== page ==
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Camera / Lens recommendations

Discussion in 'Night Vision Optics and Illumination' started by Tech-Hunter, Feb 11, 2014.

  1. Tech-Hunter

    Tech-Hunter Well-Known Member

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    Ok so I'm looking to make a scopeless setup, I'm looking for the camera board type so I can mount it in the housing I have. £50-60ish for board plus the cost of a recommended lens. I will be shooting at around 30-40yds max. Any help would be great.

    Cheers
     
  2. bramley

    bramley Active Member

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    Have a look at Rolaids Bench on YouTube and also someone on here has posted a scope-less setup in the last week or two.
     
  3. Tech-Hunter

    Tech-Hunter Well-Known Member

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    Ok nice one, I've seen Rolaids Bench, will probably go a slightly different way, I'll look for that thread cheers bramley.
     
  4. terry1001

    terry1001 Major Poster

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    If you want to build a scopeless unit you don't need the ultimate camera as the performance is so much better without it having to peer through a rifle scope.
    I suggest a camera that will acccept c/cs mount lenses or has the potential to be able to mount a c/cs holder using the 2 holes in the board either side of the sensor. These lense are better quality than the S mount/MTV type that most board and bullet cameras come with. If you are hoping to use privacy masks to create a reticle then make sure that the camera has an osd for the menu and supports privacy masks.
    Zooming lenses is virtually 100% certain to move the zero so you will be better off with a lens with fixed focal length or be prepared to lock the zoom in place. If you are happy with low magnification then a 50mm lens will give you about 3-4x but you will probably want something in the 70-100mm range.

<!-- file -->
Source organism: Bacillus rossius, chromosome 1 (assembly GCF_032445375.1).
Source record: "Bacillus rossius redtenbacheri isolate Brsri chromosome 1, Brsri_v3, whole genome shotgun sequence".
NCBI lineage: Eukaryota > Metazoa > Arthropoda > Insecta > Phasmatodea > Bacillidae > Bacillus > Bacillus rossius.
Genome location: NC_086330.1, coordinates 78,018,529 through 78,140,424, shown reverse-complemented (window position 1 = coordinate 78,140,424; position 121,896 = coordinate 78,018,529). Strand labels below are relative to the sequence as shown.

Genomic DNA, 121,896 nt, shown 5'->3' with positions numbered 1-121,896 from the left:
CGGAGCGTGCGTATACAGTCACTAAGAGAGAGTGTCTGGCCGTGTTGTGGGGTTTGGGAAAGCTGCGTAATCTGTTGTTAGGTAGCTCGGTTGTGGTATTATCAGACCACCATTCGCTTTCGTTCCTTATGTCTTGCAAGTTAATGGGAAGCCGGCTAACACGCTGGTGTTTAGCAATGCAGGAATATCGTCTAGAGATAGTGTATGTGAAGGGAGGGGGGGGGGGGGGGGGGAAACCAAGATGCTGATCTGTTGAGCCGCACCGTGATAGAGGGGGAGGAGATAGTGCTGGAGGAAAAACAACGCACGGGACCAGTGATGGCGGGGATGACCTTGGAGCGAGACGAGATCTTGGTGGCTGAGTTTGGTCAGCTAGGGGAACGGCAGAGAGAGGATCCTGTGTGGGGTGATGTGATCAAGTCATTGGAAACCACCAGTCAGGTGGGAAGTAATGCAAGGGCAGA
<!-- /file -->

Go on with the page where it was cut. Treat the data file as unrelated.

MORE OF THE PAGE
I've been considering one of these http://www.ebay.co.uk/itm/261157401659?ssPageName=STRK:MEWAX:IT&_trksid=p3984.m1423.l2649 but haven't yet done anything about it, I'm thinking it would work well for either scopeless or a spotter.
     
  5. rmpc50

    rmpc50 Active Member

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    I have looked at this myself but only considered it as a spotter, I'm probably being a bit thick but if it was used in a scopeless setup how would you fix it to a scope rail :confused:

    Also would it not be better with a manual iris as opposed to auto?
     
  6. some bloke

    some bloke Busy Member

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    Dunno if anyone on here is interested but £30 gets you one of these 30mm O/D tubes with a thread at one end to accept a C or CS mount lens so its as rigid as a rigid thing. You then just bung an EJ230 bullet camera with no adaptors up its bum till it focuses, pinch it into place with a grub screw and Bobs yer uncle:

    http://smg.photobucket.com/user/Dave-G/media/CSmountthread_zpsbbf7c503.jpg.html?sort=3&o=14

    http://smg.photobucket.com/user/Dave-G/media/Loupe2_zps8a1f94c0.jpg.html?sort=3&o=3

    http://smg.photobucket.com/user/Dave-G/media/DSCF0298_zps6e7f4e29.jpg.html?sort=3&o=6

    https://www.youtube.com/watch?v=sn49fiTBluw

    https://www.youtube.com/watch?v=TE5s-kSF7ew

    I'm waiting on an injection moulder to mould the DVR fixing plate which will position the screen further away than a scope ocular lens so your eye will focus to it while maintaining the usual cheek welded shooting position.

    Price of the tube is currently £30 but will rise a little when the project gets under way with the DVR mount.

    These are primarily being made with the home builder in mind who won't need access to a lathe or any other power tools. A precision mini slotted screwdriver will be need though.